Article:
Landscape at Play: Teaching Design as Rhetorical Action

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Landscape at Play: Teaching Design as Rhetorical Action

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Publication Conference Paper, peer reviewed
Title Landscape at Play: Teaching Design as Rhetorical Action
Author(s) Hellström, Maria ; Lindholm, Gunilla
Date 2007-10
English abstract
Today, ’design’ is a ubiquitous concept, dispersed throughout disciplines and fields of professions. In this situation, what does it mean ‘to design’? Is it a problem solving activity still aiming at Vitruvian durability, functionality, and pleasure? Is it an enhancing activity, a matter of transforming raw matter into conspicuous forms? Or is design a matter of signification and meaning in a broader sense? Irrespective of how we choose to respond, the questioning as such reveals a widened scope for design, which stretches beyond problem solving and formal enhancement. In this respect, the notion of design might have regained some of its initial meaning expressed by the Latin designare, to signify. Fundamentally communicative, design is an intermediating kind of action, indispensable in order to bridge the gap between humans as well as between humans and a complex, surrounding world. As for the practices of landscape architecture and planning, this entails a significant shift. Rather than descriptive or representative, ‘design’ unfolds as an imperative. Not only connoting the accommodation of a physical structure to a given ideal or vision, design presents itself as the challenging as-if-space where visions and ideals are constantly being negotiated and reproduced. Accordingly, it is possible to assume a shift also in the professional or expert role of the landscape architect or planner, an equivalent widening of the scope of action to include not only bio-morphological or infrastructural interaction but furthermore interaction of a more linguistic kind. In an attempt to meet the need to explore this new designer’s role, we have at the Dept. of Landscape Architecture Alnarp during a number of years offered the seminar course, “Design as Action”. In this course, the students are offered the possibility to develop a self-reflective, dialogic and exploratory design practice. Pedagogically, this is achieved through the establishing of what could be described as a rhetorical awareness, an awareness of the intimate relationship between the professional language practice and the design action. We identify two levels of rhetorical interference or language games, where the design action unfolds either through communicative ‘props’ or as meta-communicative ‘stagings’, explored through different forms of rhetorical and spatial activities, such as conceptual modelling, language games, role plays, and storytelling. The main argument developed in this paper is that a playful and spatially conscious, professional language development is one of the most important success criteria in landscape architecture education. Furthermore, already acquainted with the composite notion of ‘landscape’, landscape architecture students have special opportunities to develop a combined linguistic and spatial sensitivity with great relevance for a complex and potentially conflictive future.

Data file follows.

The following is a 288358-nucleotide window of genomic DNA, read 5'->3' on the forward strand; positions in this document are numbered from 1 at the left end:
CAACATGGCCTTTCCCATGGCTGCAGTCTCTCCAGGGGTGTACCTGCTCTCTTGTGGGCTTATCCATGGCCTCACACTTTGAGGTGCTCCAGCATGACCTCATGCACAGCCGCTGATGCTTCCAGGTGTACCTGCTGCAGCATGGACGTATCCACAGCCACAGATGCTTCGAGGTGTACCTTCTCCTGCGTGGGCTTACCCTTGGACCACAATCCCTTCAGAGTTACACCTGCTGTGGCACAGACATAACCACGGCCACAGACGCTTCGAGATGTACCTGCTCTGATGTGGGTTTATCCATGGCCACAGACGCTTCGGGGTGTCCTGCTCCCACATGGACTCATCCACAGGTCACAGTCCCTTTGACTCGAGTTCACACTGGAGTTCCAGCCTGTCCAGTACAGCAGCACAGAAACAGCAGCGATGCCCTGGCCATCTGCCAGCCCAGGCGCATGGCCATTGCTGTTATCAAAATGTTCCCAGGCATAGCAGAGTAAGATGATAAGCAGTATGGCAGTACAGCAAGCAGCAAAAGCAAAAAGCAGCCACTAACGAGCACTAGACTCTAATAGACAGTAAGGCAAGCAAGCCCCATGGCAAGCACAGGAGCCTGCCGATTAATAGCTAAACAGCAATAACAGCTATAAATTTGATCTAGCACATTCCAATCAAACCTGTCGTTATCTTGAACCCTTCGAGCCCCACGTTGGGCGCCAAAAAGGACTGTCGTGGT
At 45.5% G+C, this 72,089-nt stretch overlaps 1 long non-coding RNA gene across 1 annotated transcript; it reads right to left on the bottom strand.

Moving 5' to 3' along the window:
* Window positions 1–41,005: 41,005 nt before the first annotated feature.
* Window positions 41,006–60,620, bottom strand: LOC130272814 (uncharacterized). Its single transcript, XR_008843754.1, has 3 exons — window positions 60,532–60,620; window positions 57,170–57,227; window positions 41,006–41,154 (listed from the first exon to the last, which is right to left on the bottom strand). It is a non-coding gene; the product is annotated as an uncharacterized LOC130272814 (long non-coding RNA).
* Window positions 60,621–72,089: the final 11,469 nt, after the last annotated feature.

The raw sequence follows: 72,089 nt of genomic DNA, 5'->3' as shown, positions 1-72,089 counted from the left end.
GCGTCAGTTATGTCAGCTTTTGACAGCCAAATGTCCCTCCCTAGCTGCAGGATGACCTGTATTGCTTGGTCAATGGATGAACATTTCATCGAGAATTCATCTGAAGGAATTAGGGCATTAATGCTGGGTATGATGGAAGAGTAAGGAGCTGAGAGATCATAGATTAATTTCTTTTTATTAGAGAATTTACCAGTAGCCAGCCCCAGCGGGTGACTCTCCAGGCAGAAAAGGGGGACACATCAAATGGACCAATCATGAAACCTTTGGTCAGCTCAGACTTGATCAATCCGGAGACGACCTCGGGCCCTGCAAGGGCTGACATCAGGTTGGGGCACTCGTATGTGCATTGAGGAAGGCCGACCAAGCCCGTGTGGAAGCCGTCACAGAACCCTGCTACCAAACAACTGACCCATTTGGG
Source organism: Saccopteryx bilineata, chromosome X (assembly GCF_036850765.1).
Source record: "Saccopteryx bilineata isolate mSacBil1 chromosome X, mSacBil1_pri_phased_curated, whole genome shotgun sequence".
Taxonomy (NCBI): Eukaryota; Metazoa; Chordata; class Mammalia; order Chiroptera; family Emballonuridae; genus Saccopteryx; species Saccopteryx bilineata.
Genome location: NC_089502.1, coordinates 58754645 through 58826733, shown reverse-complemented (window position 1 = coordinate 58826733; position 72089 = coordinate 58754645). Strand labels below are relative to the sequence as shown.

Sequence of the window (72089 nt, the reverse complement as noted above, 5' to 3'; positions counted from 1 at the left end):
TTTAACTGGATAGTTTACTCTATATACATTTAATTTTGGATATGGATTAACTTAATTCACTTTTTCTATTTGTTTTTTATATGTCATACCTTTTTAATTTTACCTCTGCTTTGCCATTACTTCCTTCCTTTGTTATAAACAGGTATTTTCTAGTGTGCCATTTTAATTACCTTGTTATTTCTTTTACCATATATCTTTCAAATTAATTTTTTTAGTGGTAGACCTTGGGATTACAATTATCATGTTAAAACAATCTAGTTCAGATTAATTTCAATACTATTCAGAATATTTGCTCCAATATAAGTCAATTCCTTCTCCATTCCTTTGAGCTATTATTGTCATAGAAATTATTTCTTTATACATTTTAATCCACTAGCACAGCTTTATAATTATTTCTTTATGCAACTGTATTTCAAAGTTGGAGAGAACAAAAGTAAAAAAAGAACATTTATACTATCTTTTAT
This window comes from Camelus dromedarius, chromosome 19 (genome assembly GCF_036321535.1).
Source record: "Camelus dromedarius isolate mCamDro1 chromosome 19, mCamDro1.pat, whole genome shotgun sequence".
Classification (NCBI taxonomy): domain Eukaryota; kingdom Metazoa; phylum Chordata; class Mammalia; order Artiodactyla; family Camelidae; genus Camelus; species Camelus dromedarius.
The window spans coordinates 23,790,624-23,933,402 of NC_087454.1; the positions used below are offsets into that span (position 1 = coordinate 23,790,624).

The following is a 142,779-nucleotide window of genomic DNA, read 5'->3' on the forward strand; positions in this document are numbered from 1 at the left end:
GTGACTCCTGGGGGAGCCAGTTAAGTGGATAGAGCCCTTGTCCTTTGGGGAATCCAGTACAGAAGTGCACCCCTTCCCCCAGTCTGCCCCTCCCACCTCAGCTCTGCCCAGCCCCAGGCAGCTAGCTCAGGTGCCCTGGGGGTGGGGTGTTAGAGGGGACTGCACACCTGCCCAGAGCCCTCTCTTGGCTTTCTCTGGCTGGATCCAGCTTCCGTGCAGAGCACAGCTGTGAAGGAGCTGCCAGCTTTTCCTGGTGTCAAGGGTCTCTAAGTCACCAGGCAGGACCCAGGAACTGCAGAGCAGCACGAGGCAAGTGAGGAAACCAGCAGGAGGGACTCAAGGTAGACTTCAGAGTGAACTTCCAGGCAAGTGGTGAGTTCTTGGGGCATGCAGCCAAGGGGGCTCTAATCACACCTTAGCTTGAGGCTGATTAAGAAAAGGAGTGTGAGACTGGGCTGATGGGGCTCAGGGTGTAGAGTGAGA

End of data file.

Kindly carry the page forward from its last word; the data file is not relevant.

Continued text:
Publisher Faculty of Forestry, Belgrade, Serbia
Host/Issue PROCEEDINGS 18th International Annual ECLAS Conference, Landscape Assessment - From Theory to Practice: Applications in Planning and Design.
Pages 249-257
Language eng (iso)
Subject(s) landscape
Humanities/Social Sciences
Research Subject Categories::HUMANITIES and RELIGION
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